Celebrate the Pea


The simple pea is probably not something you’ve spent much time contemplating. But it can pack some health advantages into your diet.

Peas have gotten a bad name, often coupled with carrots in canned or frozen succotash, for instance, the sort of side-dish kids push away. It was a single pea in the silly story of the Princess and the Pea, concealed beneath 20 mattresses and featherbeds, that proved to a prince that the girl at the door, soaked from the rain, was really a princess, so delicate that even a pea disrupted her slumber. Some people have been scared off by the phytates in peas that potentially bind minerals in the gut and make them unavailable for absorption, causing some people to blame the excessive gas and bloating that can result after consuming peas on phytate content. And because low-carb diets are finally replacing awful low-fat diets in more and more Americans, many people have forgotten about the lonely pea, fearful of the carb content of this starchy legume.

So here is a reminder of what the simple pea can do for you as a component of your diet. Like apples, there are many strains (“cultivars”) of peas from English peas to sugar peas, so these statements refer generally to a variety of peas.

  • Carb content—The carbohydrate content of peas is actually quite manageable: One cup of peas contains 21 grams total carbs, 7 grams fiber, meaning that there are 14 grams net carbs per cup.
  • Prebiotic fiber—One cup of peas also provides around 3-5 grams prebiotic fibers (mostly galactooligosaccharides and amylose; figures vary due to different testing methods, as well as different pea varieties or cultivars), a nice contribution towards our target daily intake of a minimum of 20 grams prebiotic fibers per day. It is likely the prebiotic fiber content of peas that is responsible for the gas and bloating that people experience after consuming a serving of peas, a sign that is indicative of small intestinal bacterial overgrowth, SIBO, and likely has nothing to do with phytates. Obtaining a plentiful intake of prebiotic fibers every day is among the most important strategies you can follow for overall health, more beneficial than taking a probiotic, for instance.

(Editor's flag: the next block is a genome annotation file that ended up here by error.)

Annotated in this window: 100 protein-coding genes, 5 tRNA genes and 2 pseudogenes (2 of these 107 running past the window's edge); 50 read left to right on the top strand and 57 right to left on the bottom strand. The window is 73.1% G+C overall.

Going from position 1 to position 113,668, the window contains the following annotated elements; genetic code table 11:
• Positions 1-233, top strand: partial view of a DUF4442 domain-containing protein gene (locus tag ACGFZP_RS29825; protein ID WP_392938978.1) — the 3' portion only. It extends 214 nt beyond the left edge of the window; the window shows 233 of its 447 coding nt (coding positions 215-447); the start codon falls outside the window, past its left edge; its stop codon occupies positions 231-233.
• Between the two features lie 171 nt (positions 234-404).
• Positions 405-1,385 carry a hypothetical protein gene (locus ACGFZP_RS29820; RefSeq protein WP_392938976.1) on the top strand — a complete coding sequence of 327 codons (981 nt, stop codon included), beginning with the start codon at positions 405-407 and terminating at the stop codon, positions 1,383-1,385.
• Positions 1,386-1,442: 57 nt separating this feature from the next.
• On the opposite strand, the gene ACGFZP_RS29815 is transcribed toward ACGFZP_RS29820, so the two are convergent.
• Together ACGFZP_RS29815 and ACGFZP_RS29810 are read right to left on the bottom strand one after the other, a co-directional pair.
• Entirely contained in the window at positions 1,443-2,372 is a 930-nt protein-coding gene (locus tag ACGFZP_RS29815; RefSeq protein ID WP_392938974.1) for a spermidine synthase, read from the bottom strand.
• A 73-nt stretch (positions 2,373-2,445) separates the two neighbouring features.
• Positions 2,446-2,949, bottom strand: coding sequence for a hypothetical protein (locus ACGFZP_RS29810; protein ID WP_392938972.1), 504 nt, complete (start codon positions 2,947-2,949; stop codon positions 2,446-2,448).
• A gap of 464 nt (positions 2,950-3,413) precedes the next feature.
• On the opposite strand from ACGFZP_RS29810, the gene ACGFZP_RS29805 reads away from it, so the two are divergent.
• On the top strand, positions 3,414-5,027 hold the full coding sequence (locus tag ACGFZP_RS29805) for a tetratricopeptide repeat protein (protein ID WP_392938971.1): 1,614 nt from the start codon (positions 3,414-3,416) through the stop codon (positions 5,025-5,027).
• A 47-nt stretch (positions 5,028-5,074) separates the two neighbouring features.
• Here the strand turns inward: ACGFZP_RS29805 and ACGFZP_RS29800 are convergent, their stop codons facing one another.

• Phytate content—The phytate content of peas, i.e., the phosphorus-rich compound that binds minerals such as calcium, magnesium, iron, and zinc in the gastrointestinal tract and make them unavailable for absorption, is negligible, compared to very high content in grains such as corn and oats. (Phytate content of some legumes, such as fava and kidney beans, are as high as those in wheat and grains, but the content of phytates in peas is next to nothing.) The negligible phytate content of peas cannot therefore be blamed for the gas and bloating that can result after consuming them.

Peas are therefore a food you should consider adding to a variety of dishes. While you can shuck them by hand from pods, or consume them whole as in sugar peas, you can also take advantage of the convenience of the big bags of frozen peas that the big box stores sell, adding, say, a few tablespoons to an omelet, soups, other vegetables. Here is a simple recipe for Curried Cauliflower With Peas:

Curried Cauliflower With Peas

Makes 2 servings; 12 net carbs per serving

3 tablespoons butter
3 cups riced cauliflower
1 cup peas, frozen
1 13.5-ounce can coconut milk
2 tablespoons curry powder
Sea salt, black pepper to taste
1/4 cup cilantro, chopped (optional)

In large skillet over medium-high heat, melt butter then stir in cauliflower and peas, stirring frequently until cauliflower tender, approximately 5-7 minutes.

Sitr in coconut milk, curry powder, salt and pepper. Simmer for another two minutes, then remove from heat. Serve topped with cilantro.


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